UPS 767 Fleet to Get New Look

  UPS 767 Fleet to Get New Look

  UPS Debuts New Winglets to 767 Aircraft to Save Fuel and Reduce Emissions

Business Wire

LOUISVILLE, Ky. -- May 07, 2013

UPS (NYSE: UPS) has unveiled a new look for its flagship Boeing 767 fleet by
adding winglets as a part of its sustainability efforts to save fuel and
reduce emissions.

UPS unveils new look for its flagship Boeing 767s by adding winglets as part
of its sustainability e ...

UPS unveils new look for its flagship Boeing 767s by adding winglets as part
of its sustainability efforts to save fuel and reduce emissions. (Photo:
Business Wire)

These wingtip devices, which are arrow-shaped surfaces attached to the tip of
each wing, enhance the overall efficiency of the aircraft, saving fuel by
reducing drag while also lowering noise emissions by improving take-off
performance. The modifications will save UPS more than six million gallons of
fuel each year and reduce carbon dioxide emissions by more than 62,000 metric
tonnes. UPS estimates approximately a four percent fuel savings on each 767
flight.

“UPS continues to lead the industry in sustainable business practices,” said
David Abney, UPS chief operating officer. “With the widest portfolio of
services in the industry, we are constantly looking for ways to reduce
emissions, and drive down operating costs so our customers have the solutions
they need to compete in a global economy. These winglets are a perfect example
of sustainability in action. They are good business and good stewardship.”

UPS currently operates 54 of the 767 aircraft with five on order. The company
plans to have winglets on all 767 aircraft by the end of 2014. Winglets are
already installed on UPS’s 747, and MD-11 fleets, and the A300-600 has a
similar device called a wingtip fence.

The modifications will add approximately five and a half feet of span to each
wing, and each winglet is 11 feet tall. Aircraft weight will increase by
nearly 3,000 pounds due to the weight of the winglets and the extensive
structural reinforcement of the wing structure. Even at this size and weight,
the winglets will still reduce the amount of fuel used per flight.

Winglets improve the aerodynamics of the wing by extending the length of the
wing and reducing the amount of drag, which is the force that opposes an
aircraft’s motion in the air.

The winglet project is a sustainability initiative implemented by UPS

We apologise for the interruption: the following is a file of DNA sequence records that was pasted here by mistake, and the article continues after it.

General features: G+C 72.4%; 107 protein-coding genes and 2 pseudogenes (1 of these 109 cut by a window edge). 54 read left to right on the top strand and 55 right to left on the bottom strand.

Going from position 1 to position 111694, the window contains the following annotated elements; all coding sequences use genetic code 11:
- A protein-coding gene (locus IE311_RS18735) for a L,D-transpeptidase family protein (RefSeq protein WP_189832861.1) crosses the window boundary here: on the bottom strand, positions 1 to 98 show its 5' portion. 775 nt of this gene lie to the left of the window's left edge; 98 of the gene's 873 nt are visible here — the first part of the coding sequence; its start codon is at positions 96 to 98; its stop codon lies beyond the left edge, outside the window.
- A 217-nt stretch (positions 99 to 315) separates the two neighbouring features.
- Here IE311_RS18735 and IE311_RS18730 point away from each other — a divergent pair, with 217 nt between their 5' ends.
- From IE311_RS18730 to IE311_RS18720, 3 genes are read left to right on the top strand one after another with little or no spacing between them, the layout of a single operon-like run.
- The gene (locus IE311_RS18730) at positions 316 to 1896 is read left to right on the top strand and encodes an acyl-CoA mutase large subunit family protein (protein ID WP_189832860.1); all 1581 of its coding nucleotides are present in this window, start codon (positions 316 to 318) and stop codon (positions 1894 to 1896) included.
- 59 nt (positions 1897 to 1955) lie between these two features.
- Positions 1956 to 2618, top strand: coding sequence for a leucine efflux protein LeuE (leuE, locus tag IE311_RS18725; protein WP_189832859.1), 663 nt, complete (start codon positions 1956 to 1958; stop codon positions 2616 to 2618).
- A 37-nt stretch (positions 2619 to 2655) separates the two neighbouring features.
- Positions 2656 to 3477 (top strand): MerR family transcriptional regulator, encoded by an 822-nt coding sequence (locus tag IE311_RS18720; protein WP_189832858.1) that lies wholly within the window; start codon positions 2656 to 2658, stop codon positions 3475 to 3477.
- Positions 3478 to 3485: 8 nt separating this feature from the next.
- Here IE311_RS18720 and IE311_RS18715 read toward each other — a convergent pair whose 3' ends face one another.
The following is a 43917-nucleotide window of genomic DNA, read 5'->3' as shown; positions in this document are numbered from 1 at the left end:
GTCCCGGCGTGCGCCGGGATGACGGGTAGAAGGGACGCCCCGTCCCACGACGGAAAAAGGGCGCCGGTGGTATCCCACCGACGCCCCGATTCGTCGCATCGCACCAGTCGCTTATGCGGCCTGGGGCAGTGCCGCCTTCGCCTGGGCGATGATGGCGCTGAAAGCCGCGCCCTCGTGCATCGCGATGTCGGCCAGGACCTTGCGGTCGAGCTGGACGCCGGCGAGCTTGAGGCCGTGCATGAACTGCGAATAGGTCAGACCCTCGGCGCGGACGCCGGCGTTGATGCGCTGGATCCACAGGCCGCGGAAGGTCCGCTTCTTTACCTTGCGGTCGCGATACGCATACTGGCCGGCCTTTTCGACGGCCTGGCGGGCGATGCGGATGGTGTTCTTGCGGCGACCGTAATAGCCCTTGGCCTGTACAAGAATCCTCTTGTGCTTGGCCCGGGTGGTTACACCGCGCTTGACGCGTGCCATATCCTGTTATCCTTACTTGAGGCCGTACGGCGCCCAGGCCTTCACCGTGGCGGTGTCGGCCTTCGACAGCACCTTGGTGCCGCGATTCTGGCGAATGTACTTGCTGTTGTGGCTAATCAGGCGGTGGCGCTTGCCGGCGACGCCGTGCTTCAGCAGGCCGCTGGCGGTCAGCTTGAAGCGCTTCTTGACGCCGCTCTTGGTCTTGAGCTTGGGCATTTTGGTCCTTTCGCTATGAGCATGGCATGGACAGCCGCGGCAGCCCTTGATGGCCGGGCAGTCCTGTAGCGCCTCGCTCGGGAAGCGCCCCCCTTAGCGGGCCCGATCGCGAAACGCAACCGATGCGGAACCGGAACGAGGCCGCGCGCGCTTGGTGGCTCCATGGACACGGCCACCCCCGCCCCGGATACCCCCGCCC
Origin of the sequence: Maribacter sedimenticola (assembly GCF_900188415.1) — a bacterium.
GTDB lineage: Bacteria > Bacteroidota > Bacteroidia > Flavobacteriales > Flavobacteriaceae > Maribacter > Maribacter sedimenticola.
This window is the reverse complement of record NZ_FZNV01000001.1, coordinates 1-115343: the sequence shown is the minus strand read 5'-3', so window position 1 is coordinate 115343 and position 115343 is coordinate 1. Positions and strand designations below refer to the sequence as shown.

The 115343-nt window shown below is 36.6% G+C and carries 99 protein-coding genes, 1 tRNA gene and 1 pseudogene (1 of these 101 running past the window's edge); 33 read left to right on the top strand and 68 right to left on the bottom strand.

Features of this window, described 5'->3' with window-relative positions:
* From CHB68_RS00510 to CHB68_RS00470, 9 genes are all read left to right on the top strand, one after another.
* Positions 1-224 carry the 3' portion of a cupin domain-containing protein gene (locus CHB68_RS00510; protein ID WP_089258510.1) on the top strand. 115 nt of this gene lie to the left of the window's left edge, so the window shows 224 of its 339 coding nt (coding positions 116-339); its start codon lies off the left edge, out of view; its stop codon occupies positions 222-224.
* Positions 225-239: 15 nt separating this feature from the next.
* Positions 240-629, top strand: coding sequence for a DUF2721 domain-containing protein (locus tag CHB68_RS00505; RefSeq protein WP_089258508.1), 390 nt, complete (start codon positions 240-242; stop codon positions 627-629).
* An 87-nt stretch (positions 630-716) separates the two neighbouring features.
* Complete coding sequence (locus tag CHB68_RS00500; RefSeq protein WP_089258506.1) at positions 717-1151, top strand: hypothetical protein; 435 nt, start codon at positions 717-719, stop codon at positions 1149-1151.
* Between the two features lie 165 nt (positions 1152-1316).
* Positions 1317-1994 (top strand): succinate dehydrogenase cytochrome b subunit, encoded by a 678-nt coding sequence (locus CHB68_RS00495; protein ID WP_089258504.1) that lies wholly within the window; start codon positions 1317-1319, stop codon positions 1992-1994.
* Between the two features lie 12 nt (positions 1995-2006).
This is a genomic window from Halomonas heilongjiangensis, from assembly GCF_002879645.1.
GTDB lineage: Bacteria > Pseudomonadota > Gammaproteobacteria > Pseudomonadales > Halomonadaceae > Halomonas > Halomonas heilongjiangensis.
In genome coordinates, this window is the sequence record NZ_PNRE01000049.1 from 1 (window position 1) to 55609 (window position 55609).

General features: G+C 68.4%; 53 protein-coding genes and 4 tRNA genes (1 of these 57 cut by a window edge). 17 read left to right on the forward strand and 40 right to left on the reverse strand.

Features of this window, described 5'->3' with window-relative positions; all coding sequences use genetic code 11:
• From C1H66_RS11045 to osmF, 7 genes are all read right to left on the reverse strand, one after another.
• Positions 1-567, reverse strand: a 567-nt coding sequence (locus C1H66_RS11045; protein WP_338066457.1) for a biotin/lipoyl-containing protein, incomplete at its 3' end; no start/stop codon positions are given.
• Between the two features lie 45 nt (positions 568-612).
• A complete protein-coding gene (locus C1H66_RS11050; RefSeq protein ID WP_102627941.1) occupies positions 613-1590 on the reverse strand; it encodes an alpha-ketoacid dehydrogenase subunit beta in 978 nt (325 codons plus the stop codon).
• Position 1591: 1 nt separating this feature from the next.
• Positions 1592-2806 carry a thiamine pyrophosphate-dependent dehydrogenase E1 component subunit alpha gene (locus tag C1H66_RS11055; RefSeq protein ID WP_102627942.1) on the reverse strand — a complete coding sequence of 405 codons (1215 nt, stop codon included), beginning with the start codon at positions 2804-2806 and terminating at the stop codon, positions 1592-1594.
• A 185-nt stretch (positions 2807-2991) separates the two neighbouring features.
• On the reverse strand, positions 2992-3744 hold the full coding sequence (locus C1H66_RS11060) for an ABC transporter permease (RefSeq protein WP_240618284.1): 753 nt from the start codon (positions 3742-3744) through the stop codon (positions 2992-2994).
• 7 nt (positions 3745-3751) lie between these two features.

Airlines. The company already operates one of the cargo sector’s youngest and
most fuel-efficient air fleet, and is working to reduce its carbon intensity
an additional 20 percent by 2020 from a 2005 baseline. Other highlights of the
airline’s fuel conservation efforts include computer-optimized flight routes,
aircraft taxi time management, and alternate-fuel ground support equipment.

“We believe there is always some way you can improve, and we’re applying that
spirit to our environmental efforts,” said UPS Airlines President Mitch
Nichols. “This is a great example of how we can use existing technology to
save money, lessen our impact on the environment and serve our customers more
efficiently.”

To learn more about the company’s sustainability initiatives, please visit
www.responsibility.ups.com/sustainability.

UPS (NYSE: UPS) is a global leader in logistics, offering a broad range of
solutions including the transportation of packages and freight; the
facilitation of international trade, and the deployment of advanced technology
to more efficiently manage the world of business. Headquartered in Atlanta,
UPS serves more than 220 countries and territories worldwide. The company can
be found on the Web at UPS.com and its corporate blog can be found at
blog.ups.com. To get UPS news direct, visit pressroom.ups.com/RSS.

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Contact:

UPS Public Relations
Mike Mangeot, 502-329-3060
or
UPS Public Relations
Jeff Wafford, 502-329-6488
 
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